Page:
A Poignant Reality, Penned for Middle Schoolers

Refugee by Alan Gratz (2017).

Refugee is the timely story of three children from three different historical eras who must flee their homes and find refuge in other countries. Josef, a Jewish boy from Nazi Germany, escapes with his family on a ship bound for Cuba. In 1994, Isabel and her family escape Cuba on flimsy boats to find refuge from riots and violence in the United States. Finally, in 2015 Mahmoud from Syria is fleeing his homeland which is being torn apart by civil war.  Written in short riveting chapters, Josef, Isabel, and Mahmoud’s individual stories are not told in a linear fashion.  This is a genius publishing move to keep readers’ attention while at the same time generating an understanding that although each character is from a different time period, they all are seeking the same thing:  an opportunity to find peace, freedom and safety with their families.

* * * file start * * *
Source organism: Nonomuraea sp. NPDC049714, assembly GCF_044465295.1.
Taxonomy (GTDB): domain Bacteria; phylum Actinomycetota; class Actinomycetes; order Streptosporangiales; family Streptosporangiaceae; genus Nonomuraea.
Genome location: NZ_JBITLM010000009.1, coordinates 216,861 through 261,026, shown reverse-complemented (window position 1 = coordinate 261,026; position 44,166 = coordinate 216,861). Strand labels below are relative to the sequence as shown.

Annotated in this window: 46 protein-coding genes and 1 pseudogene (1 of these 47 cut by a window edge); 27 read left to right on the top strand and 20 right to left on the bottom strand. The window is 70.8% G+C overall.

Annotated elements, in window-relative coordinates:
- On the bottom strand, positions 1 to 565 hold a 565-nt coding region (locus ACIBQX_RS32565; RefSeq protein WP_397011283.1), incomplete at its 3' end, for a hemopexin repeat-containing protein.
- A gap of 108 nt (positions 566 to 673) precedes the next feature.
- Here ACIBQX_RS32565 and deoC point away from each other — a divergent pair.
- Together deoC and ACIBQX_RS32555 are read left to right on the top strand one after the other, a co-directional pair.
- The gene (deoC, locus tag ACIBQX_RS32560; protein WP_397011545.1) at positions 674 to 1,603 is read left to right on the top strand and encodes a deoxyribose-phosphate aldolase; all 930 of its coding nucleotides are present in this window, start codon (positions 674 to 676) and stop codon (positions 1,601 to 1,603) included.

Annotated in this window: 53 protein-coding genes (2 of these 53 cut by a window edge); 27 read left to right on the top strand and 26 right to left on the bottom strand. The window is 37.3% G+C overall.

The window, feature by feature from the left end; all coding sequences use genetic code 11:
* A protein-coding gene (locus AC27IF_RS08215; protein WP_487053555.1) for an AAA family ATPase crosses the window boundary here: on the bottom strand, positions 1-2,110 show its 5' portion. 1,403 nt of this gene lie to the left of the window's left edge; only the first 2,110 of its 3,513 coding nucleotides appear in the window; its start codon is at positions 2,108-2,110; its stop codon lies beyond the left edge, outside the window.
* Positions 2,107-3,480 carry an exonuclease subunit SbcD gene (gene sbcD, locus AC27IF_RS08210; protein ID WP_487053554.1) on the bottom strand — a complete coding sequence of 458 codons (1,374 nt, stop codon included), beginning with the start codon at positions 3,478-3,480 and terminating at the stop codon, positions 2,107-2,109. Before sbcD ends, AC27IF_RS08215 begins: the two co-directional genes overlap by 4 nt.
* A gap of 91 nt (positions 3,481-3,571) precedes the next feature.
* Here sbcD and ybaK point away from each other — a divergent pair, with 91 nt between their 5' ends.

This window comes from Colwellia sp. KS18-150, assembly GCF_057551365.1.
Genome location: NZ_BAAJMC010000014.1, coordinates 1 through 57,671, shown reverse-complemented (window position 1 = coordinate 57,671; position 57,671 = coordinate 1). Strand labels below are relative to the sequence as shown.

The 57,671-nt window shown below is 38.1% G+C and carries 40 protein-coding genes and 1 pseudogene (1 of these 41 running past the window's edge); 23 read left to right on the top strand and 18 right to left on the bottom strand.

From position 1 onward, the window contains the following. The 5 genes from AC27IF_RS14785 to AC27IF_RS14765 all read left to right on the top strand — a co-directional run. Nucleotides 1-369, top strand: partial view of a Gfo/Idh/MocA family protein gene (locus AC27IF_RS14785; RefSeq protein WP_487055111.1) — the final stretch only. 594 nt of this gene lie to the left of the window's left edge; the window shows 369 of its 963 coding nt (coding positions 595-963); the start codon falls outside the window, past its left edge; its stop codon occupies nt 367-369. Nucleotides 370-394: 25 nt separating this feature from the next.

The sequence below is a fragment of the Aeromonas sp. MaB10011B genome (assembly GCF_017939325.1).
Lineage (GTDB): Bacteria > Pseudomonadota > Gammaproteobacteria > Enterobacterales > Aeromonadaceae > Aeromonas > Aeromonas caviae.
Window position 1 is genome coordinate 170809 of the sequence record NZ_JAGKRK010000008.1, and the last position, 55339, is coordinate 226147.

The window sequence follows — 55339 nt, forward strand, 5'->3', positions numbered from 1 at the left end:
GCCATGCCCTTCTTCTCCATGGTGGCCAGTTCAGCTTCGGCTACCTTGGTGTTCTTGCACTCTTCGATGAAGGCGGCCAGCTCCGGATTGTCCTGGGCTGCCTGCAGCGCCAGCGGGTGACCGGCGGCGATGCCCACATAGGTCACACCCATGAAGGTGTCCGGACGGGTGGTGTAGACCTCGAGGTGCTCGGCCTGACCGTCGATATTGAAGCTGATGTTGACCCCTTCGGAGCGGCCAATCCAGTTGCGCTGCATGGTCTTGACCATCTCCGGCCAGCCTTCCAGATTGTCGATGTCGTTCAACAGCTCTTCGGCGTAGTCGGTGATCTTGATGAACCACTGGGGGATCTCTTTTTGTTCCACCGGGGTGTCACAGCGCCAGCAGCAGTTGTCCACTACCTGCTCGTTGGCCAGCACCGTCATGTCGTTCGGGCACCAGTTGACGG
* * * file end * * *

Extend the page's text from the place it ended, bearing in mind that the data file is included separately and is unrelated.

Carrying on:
A powerful book about humanity, I found Refugee to be an effective reminder that we are not a world of isolationists. Written for young people, Alan Gratz takes the opportunity to present readers with characters who are relatable and sympathetic.  Time periods are well-researched and character voices authentic. Gratz does not minimize tragedy or consequences. There is death, there is risk and there is loss, but there is always hope.

Review by Jennifer Kendall